Three Disciplemaking Relationships (Acts 16:1-2)
Let’s open our Bibles and grow our understanding of making disciples, starting with a few verses as a backdrop. First, I’d like to take a look at Acts 16:1-2: "Paul came to Derbe and then to Lystra, where a disciple named Timothy lived, whose mother was Jewish and a believer but whose father was a Greek. The believers at Lystra and Iconium spoke well of him," that is, of Timothy. "Paul wanted to take him along on the journey.”
Next, let’s move twenty-two years into the future to Second Timothy, where we learn more about the relationship between the Apostle Paul and his friend Timothy.
"Paul, an apostle of Christ Jesus by the will of God, in keeping with the promise of life that is in Christ Jesus. To Timothy, my dear son. Grace, mercy and peace from God the Father and Christ Jesus our Lord. I thank God, whom I serve as my ancestors did, with a clear conscience, as night and day, I constantly remember you in my prayers. Recalling your tears, I long to see you, so that I may be filled with joy. I am reminded of your sincere faith which first lived in your grandmother Lois and in your mother Eunice, and I am persuaded, now lives in you also.” —2 Timothy 1:1-5
Throughout this letter we observe the warmth of this relationship, which I invite you to see as evidence of a fruitful disciplemaking friendship.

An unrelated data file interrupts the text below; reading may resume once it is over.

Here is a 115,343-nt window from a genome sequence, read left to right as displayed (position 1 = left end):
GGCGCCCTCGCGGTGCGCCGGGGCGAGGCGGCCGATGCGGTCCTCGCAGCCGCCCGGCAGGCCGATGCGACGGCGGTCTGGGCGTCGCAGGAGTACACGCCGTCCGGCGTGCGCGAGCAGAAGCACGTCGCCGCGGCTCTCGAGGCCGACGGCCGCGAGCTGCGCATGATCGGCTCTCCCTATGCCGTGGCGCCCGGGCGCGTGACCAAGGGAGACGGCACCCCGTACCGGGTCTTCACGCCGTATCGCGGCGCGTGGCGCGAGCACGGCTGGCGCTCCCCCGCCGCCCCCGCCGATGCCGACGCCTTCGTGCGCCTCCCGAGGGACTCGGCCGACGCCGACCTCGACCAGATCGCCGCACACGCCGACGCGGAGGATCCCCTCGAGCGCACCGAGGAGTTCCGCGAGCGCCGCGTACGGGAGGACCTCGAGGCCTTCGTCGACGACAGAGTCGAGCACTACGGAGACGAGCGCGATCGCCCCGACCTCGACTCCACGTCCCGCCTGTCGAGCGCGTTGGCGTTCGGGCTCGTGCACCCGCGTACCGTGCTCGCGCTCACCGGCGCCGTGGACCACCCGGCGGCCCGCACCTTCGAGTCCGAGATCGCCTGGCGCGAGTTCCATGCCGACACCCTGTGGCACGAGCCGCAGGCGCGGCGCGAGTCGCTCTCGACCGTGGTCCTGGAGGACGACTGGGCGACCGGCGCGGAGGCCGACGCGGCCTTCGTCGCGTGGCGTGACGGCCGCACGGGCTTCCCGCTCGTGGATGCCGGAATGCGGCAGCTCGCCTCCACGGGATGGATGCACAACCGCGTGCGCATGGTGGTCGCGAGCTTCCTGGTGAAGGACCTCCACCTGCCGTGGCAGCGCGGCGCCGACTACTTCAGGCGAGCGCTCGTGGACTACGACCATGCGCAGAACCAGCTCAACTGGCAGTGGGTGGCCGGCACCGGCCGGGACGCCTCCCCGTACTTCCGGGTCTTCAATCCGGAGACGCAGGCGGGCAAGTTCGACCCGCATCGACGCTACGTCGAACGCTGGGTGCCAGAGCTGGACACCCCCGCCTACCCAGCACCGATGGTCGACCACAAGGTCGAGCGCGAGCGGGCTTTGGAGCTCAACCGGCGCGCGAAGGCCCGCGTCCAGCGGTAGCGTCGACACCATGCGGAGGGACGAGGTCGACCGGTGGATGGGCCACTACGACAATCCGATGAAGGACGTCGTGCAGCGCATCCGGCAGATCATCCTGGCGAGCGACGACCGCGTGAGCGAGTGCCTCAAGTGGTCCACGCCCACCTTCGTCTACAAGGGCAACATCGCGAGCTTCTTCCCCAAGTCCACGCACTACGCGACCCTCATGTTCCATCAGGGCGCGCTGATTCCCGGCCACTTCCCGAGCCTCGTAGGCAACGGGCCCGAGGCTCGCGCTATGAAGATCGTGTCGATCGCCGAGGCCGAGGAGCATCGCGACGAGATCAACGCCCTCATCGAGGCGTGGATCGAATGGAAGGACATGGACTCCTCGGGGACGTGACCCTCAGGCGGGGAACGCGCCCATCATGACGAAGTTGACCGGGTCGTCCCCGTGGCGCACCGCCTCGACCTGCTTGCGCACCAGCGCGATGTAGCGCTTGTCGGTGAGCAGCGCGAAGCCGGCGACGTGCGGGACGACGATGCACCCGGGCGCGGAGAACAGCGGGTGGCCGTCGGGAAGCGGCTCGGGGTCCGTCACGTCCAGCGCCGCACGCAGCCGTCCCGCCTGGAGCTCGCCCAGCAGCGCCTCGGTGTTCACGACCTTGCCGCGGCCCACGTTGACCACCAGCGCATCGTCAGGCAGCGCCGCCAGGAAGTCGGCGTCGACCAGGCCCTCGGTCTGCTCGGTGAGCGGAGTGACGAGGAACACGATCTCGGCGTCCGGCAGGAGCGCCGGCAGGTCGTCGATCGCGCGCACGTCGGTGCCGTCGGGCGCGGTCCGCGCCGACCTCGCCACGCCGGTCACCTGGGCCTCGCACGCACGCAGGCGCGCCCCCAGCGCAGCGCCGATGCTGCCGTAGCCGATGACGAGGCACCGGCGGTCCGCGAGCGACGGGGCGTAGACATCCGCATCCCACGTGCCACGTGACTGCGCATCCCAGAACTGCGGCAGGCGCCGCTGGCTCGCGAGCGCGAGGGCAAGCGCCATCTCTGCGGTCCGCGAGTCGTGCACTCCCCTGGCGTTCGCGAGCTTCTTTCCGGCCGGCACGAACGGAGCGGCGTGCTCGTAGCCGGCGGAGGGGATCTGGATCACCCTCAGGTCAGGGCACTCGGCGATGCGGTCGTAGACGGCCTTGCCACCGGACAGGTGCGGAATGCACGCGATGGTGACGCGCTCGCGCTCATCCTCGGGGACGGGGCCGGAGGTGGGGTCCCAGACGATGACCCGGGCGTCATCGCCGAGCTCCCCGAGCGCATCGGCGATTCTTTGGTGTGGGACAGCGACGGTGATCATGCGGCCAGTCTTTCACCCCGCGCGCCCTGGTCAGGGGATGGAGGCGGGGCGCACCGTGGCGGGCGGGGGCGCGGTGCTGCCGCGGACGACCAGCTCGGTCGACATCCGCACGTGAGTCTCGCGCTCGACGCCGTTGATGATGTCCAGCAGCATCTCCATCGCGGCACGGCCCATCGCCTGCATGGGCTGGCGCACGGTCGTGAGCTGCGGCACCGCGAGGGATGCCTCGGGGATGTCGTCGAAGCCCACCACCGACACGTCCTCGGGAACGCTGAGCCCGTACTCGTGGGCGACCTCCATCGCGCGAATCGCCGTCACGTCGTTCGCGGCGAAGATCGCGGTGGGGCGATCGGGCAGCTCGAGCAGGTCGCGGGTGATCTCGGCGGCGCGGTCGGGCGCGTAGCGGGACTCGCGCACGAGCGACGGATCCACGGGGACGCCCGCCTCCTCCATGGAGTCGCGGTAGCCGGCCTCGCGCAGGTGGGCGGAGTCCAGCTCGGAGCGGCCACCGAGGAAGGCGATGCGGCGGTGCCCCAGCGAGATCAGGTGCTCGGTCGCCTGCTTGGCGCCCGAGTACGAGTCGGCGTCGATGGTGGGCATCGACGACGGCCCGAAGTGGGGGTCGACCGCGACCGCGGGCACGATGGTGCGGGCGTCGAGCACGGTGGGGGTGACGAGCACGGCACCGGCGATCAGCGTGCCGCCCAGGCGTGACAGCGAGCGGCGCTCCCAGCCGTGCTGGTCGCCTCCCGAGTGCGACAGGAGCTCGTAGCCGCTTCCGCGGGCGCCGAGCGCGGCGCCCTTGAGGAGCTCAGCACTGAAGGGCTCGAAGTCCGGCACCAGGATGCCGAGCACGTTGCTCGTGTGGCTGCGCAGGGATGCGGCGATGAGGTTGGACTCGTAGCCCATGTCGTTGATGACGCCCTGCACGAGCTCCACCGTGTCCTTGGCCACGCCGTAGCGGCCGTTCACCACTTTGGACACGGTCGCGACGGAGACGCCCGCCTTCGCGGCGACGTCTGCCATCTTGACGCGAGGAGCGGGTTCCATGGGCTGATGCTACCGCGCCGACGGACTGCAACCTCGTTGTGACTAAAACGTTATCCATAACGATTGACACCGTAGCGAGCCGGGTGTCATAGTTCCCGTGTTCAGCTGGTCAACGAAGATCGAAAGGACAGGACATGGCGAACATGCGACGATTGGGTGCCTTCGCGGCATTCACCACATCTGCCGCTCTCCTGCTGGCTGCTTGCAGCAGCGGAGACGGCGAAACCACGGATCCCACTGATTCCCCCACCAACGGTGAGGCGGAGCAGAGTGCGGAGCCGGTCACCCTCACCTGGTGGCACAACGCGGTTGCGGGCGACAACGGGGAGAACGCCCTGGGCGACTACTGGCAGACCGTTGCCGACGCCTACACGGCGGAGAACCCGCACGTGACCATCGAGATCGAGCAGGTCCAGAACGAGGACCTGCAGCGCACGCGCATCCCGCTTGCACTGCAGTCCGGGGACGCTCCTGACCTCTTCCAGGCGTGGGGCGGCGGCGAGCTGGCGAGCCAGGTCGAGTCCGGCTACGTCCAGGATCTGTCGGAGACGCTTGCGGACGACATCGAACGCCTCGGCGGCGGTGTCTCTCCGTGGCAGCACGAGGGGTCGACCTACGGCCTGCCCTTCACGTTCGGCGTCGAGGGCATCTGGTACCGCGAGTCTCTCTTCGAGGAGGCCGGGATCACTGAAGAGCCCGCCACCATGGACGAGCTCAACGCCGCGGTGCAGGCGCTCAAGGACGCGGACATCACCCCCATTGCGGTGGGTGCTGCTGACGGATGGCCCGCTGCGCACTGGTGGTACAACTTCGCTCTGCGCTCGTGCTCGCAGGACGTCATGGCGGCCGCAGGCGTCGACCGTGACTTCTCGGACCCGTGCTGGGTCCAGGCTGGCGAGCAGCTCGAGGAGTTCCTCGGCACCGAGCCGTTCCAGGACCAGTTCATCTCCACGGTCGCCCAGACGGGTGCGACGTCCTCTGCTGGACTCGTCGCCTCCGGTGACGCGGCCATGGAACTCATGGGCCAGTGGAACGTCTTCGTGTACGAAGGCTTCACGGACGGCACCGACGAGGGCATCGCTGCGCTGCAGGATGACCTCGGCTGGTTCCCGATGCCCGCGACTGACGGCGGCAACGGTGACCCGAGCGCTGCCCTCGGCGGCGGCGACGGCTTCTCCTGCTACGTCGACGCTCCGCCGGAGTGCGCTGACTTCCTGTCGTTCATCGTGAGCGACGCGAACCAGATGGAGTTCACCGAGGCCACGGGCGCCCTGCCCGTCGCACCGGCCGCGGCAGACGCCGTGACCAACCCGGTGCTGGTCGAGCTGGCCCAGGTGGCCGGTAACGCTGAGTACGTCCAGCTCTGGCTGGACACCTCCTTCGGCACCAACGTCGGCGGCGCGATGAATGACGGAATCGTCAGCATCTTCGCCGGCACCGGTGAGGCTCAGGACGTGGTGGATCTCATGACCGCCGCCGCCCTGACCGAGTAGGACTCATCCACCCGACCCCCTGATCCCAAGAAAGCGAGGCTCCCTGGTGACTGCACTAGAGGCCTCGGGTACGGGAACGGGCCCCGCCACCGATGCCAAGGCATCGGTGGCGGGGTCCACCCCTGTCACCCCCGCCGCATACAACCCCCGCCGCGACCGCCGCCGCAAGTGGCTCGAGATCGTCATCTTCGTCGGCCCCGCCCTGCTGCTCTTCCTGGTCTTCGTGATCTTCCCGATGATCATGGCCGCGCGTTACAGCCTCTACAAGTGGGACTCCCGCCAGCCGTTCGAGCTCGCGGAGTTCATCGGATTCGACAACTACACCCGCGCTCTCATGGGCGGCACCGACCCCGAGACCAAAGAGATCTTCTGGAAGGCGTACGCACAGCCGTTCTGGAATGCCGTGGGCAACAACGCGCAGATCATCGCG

At the close of the fourth chapter, we can tell how much Paul longs to be with Timothy:
“Timothy, please come as soon as you can.” —2 Timothy 4:9
“Do your best to get here before winter.” —2 Timothy 4:21-22
Additionally, there are no less than 22 first names cited in this little epistle. Every one of them is someone with whom Paul and Timothy have come into contact during their life and ministry. Each of these individuals are ones from whom they have learned important lessons which were necessary for their life of disciplemaking. We’ll see more of this as we journey together with Paul and Timothy.
In Acts 16:1-2, the apostle Paul highlights three relationships that foster the making of a disciple. The disciple in question, of course, is Timothy, and the disciplemaking relationships Paul highlights are the same relationships God still uses to raise up disciplemakers today.
Here are the three relationships:
Relationships with family in the home
Relationships with friends and younger believers
Relationships with brothers and sisters in local churches
It is significant that as Paul writes Timothy, he begins and ends his second letter by focusing attention on these same three relationships. These are relationships in which and through which our Lord calls on His church to foster disciplemaking.
End of Part 1.
BONUS: For those who stay with us through Part 4 we'll provide you a free digital copy of Disciplemaking: Biblical Insights from My Fifty Years as a Local Church Pastor to share with friends.
This series was originally a local church message I shared in early 2021. My friends at Cadre Missionaries encouraged me to release this in written format so that you could share in the joy of disciplemaking friendships. I go into more detail on each of these relationships in the next parts of this series: DISCIPLEMAKING: Biblical Insights from My Fifty Years as a Local Church Pastor. —Pastor Marty